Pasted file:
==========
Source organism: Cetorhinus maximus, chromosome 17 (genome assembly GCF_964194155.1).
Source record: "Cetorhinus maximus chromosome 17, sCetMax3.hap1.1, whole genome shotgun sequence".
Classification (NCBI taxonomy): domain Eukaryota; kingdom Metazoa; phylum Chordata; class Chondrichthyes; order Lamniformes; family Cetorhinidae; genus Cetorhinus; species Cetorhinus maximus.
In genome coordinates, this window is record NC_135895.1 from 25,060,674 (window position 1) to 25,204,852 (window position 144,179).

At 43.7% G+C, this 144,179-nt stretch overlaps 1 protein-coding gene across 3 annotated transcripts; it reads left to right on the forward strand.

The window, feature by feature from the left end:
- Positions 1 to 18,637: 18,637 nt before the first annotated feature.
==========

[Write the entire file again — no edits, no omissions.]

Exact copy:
Source organism: Cetorhinus maximus, chromosome 17 (genome assembly GCF_964194155.1).
Source record: "Cetorhinus maximus chromosome 17, sCetMax3.hap1.1, whole genome shotgun sequence".
Classification (NCBI taxonomy): domain Eukaryota; kingdom Metazoa; phylum Chordata; class Chondrichthyes; order Lamniformes; family Cetorhinidae; genus Cetorhinus; species Cetorhinus maximus.
In genome coordinates, this window is record NC_135895.1 from 25,060,674 (window position 1) to 25,204,852 (window position 144,179).

At 43.7% G+C, this 144,179-nt stretch overlaps 1 protein-coding gene across 3 annotated transcripts; it reads left to right on the forward strand.

The window, feature by feature from the left end:
- Positions 1 to 18,637: 18,637 nt before the first annotated feature.